"If 1 lakh Dirham has to be received in Dubai then Rs 21.5 lakh (in old currency) can be deposited in Delhi or Rs 19.25 lakh in new currency," he said.


Note ban breaks the backbone of trafficking industry
Trafficking is one of India’s biggest organized crime rackets

Traffickers usually peg the ‘cost’ of a woman or girl at Rs2.5 lakh, made up of the cost of transporting her and paying off local politicians and the ultimate cost of grooming her.  

Demonetisation has brought the trafficking of women and girls for sex work to a grinding halt, studies and rescue workers said.
The estimated size of the trafficking industry, as reported in a study by Global March Against Child Labour, varies from Rs1.2 trillion to Rs20 trillion.

Rescue workers on the field said the process of trafficking of women is usually completed by November, after which trafficked women and girls are transported to various parts of the country to be sold to brothels, placement agencies and as child brides. With Rs500 and Rs1,000 currency notes withdrawn since the 8 November demonetisation announcement and new currency notes in short supply, the trade has hit a dead end, they said.

“Trafficking has stopped completely. Girls are usually trafficked from Guwahati in Assam and Jharkhand in the north and Chennai, Bengaluru and Hyderabad in the south. Over the last one month, not a single girl has been trafficked. This is primarily because there is no liquidity left. All transactions used to happen in cash and now employers have no money to pay the middlemen. All the money that changed hands till now is useless,” said Rakesh Senger, a child rights activist with Bachpan Bachao Andolan, an NGO.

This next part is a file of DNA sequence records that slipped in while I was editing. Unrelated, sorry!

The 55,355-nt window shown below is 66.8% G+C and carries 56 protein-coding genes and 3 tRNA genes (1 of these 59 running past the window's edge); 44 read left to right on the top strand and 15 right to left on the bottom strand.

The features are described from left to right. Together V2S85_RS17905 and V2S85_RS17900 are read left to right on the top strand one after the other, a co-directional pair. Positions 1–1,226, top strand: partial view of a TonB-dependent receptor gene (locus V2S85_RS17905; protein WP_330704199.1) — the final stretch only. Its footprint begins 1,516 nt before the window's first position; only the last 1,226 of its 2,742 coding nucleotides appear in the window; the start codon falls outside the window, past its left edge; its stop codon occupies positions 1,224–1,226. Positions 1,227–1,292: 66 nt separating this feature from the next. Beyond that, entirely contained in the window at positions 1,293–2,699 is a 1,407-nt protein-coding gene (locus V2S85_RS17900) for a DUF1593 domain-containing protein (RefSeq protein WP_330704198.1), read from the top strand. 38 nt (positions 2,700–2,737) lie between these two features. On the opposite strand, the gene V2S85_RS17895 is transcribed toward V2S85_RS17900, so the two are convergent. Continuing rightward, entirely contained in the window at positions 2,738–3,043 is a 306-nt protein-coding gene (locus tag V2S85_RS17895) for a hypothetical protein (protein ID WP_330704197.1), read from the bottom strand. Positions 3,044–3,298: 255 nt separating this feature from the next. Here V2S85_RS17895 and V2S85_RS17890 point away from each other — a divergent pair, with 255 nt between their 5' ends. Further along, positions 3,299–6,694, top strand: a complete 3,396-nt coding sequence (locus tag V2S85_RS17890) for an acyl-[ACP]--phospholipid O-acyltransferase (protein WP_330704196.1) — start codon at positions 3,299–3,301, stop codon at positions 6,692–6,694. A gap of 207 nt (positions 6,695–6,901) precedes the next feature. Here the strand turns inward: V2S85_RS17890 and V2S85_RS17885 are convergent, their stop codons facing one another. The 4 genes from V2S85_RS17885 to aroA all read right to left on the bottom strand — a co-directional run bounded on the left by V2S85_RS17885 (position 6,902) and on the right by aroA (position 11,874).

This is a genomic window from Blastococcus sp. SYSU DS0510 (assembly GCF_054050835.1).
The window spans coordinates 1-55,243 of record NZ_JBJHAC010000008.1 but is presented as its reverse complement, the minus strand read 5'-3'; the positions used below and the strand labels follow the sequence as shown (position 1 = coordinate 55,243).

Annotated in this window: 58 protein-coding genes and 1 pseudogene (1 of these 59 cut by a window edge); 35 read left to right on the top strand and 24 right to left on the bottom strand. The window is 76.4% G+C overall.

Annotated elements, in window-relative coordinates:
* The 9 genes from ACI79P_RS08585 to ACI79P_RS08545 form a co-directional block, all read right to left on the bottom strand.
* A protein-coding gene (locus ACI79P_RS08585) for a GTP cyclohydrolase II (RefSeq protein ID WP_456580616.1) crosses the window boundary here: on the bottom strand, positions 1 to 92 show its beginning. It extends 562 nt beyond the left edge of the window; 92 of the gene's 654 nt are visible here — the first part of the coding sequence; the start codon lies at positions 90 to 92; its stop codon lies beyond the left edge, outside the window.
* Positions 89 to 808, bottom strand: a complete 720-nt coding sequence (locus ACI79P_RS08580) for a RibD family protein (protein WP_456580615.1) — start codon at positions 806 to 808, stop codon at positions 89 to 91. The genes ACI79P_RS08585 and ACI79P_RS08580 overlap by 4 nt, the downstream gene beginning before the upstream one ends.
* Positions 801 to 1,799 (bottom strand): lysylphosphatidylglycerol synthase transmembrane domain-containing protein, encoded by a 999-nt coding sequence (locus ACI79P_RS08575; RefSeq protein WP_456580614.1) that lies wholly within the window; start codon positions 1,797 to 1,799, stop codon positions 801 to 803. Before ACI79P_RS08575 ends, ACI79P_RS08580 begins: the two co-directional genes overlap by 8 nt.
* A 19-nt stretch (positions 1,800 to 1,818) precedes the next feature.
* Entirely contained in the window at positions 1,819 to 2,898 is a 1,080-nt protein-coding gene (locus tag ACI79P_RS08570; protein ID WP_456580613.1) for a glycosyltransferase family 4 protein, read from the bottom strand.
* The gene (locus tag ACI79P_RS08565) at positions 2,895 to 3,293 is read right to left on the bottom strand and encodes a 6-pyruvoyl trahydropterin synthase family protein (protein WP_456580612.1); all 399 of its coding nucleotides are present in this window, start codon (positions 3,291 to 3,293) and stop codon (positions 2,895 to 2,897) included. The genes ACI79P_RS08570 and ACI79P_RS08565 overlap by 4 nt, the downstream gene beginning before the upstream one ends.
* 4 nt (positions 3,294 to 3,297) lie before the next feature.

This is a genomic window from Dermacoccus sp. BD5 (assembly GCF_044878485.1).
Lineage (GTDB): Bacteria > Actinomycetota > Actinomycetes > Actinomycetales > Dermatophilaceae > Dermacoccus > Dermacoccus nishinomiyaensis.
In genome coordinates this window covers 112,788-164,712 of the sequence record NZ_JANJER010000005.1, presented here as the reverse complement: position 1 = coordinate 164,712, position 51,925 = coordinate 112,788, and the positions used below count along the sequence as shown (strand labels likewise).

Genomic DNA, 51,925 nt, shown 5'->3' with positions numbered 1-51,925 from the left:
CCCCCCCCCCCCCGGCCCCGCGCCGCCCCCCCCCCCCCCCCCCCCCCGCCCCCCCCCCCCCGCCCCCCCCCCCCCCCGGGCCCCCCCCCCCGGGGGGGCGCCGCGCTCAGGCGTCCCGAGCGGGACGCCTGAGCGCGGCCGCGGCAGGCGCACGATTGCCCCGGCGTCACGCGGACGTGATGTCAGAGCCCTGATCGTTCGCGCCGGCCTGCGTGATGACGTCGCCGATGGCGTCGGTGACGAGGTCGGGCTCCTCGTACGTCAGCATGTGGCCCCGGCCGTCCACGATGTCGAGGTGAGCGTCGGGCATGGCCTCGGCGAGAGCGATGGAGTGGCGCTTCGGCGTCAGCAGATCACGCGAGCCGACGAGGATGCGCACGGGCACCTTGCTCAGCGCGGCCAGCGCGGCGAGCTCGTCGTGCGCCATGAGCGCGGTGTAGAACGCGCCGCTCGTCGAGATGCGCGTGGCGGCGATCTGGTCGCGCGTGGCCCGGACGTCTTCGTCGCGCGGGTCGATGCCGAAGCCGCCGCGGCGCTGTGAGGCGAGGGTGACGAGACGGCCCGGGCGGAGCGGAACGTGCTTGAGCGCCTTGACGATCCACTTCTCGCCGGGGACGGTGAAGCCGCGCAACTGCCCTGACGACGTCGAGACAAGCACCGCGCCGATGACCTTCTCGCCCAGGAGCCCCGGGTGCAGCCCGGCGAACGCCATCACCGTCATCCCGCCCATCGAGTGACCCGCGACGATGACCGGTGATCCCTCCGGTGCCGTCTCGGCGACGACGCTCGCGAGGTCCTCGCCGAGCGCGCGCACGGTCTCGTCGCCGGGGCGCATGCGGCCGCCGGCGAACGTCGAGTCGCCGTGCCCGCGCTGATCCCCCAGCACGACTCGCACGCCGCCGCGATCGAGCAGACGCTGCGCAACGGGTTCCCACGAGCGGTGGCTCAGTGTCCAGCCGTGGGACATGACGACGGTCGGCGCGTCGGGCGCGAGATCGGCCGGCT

In what is one of India’s biggest organized crime rackets, traffickers usually peg the “cost” of a woman or girl at Rs2.5 lakh, made up of the cost of transporting her, paying off local politicians, authorities and police officials and the ultimate cost of grooming her.

However, the actual cost incurred stands at around Rs20,000. The remaining Rs2.3 lakh is pocketed by the trafficker, rescue workers said.

The study said that there are multiple figures that are involved in the trade whose earnings have taken a hit—traffickers, brothel owners, money lenders, law enforcement officials,and members of the judiciary. “The movement of money is quick and creates a mirage for all players involved. Whenever possible individuals peripherally attached to the business, such as law enforcement, judiciary, doctors, and money lenders capitalize on the illegality of the trade.”

“A 10-12 year old girl costs Rs5 lakh, while girls between the groups of 13 and 15 cost Rs4 lakh. These transactions are all done in cash, in black money. The brothel owners are now caught in a bind because they can’t convert this cash at the banks. Because the new currency is not readily available, clients have stopped going to brothels and the brothel owners have no money to pay the traffickers,” Nobel Peace Prize winner Kailash Satyarthi said.

Senior Delhi Police officers said, on condition of anonymity, random checks on trains bound for Delhi from Bengal, Assam and Bihar, failed to unearth trafficked girls. 

“Black money is the backbone of the trafficking industry in India. At the moment that structure has been fractured by demonetisation. It is a matter of time before the new currency is back in the system and the trade picks up. We have approached the PM and informed him of this situation as well,” Satyarthi added.